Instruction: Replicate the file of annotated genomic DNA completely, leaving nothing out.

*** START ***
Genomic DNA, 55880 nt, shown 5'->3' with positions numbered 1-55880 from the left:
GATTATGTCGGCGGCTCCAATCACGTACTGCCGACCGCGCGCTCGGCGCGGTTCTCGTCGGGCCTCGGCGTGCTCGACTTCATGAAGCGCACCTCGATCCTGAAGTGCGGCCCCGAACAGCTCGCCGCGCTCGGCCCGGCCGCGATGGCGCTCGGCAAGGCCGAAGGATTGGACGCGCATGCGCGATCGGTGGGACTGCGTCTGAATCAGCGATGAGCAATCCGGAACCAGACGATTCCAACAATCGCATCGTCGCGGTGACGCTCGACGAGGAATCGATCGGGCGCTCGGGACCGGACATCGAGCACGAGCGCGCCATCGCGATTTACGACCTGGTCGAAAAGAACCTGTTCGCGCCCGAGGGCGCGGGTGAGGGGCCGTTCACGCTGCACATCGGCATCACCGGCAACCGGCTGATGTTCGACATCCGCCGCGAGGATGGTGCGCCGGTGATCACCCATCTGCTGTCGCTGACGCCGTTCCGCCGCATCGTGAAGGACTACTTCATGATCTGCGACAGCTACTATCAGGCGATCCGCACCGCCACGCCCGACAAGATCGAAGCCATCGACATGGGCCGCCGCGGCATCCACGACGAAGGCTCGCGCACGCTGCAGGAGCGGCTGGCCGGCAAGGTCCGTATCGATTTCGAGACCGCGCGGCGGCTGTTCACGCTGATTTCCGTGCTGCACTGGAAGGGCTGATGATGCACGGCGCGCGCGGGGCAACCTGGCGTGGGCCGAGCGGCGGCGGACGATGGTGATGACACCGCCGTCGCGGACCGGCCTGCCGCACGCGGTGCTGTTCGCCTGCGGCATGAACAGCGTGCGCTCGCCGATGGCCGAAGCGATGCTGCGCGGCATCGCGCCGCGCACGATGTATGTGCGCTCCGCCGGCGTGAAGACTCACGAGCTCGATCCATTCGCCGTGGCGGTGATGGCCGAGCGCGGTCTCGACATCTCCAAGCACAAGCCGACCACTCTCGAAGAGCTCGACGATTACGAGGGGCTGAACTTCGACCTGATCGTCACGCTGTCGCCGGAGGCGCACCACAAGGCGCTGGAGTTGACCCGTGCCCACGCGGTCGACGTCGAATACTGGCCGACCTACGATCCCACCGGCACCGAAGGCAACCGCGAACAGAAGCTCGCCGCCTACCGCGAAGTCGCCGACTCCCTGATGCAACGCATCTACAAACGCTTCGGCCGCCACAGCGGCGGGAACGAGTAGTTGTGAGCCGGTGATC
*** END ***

Genomic DNA, 55880 nt, shown 5'->3' with positions numbered 1-55880 from the left:
GATTATGTCGGCGGCTCCAATCACGTACTGCCGACCGCGCGCTCGGCGCGGTTCTCGTCGGGCCTCGGCGTGCTCGACTTCATGAAGCGCACCTCGATCCTGAAGTGCGGCCCCGAACAGCTCGCCGCGCTCGGCCCGGCCGCGATGGCGCTCGGCAAGGCCGAAGGATTGGACGCGCATGCGCGATCGGTGGGACTGCGTCTGAATCAGCGATGAGCAATCCGGAACCAGACGATTCCAACAATCGCATCGTCGCGGTGACGCTCGACGAGGAATCGATCGGGCGCTCGGGACCGGACATCGAGCACGAGCGCGCCATCGCGATTTACGACCTGGTCGAAAAGAACCTGTTCGCGCCCGAGGGCGCGGGTGAGGGGCCGTTCACGCTGCACATCGGCATCACCGGCAACCGGCTGATGTTCGACATCCGCCGCGAGGATGGTGCGCCGGTGATCACCCATCTGCTGTCGCTGACGCCGTTCCGCCGCATCGTGAAGGACTACTTCATGATCTGCGACAGCTACTATCAGGCGATCCGCACCGCCACGCCCGACAAGATCGAAGCCATCGACATGGGCCGCCGCGGCATCCACGACGAAGGCTCGCGCACGCTGCAGGAGCGGCTGGCCGGCAAGGTCCGTATCGATTTCGAGACCGCGCGGCGGCTGTTCACGCTGATTTCCGTGCTGCACTGGAAGGGCTGATGATGCACGGCGCGCGCGGGGCAACCTGGCGTGGGCCGAGCGGCGGCGGACGATGGTGATGACACCGCCGTCGCGGACCGGCCTGCCGCACGCGGTGCTGTTCGCCTGCGGCATGAACAGCGTGCGCTCGCCGATGGCCGAAGCGATGCTGCGCGGCATCGCGCCGCGCACGATGTATGTGCGCTCCGCCGGCGTGAAGACTCACGAGCTCGATCCATTCGCCGTGGCGGTGATGGCCGAGCGCGGTCTCGACATCTCCAAGCACAAGCCGACCACTCTCGAAGAGCTCGACGATTACGAGGGGCTGAACTTCGACCTGATCGTCACGCTGTCGCCGGAGGCGCACCACAAGGCGCTGGAGTTGACCCGTGCCCACGCGGTCGACGTCGAATACTGGCCGACCTACGATCCCACCGGCACCGAAGGCAACCGCGAACAGAAGCTCGCCGCCTACCGCGAAGTCGCCGACTCCCTGATGCAACGCATCTACAAACGCTTCGGCCGCCACAGCGGCGGGAACGAGTAGTTGTGAGCCGGTGATC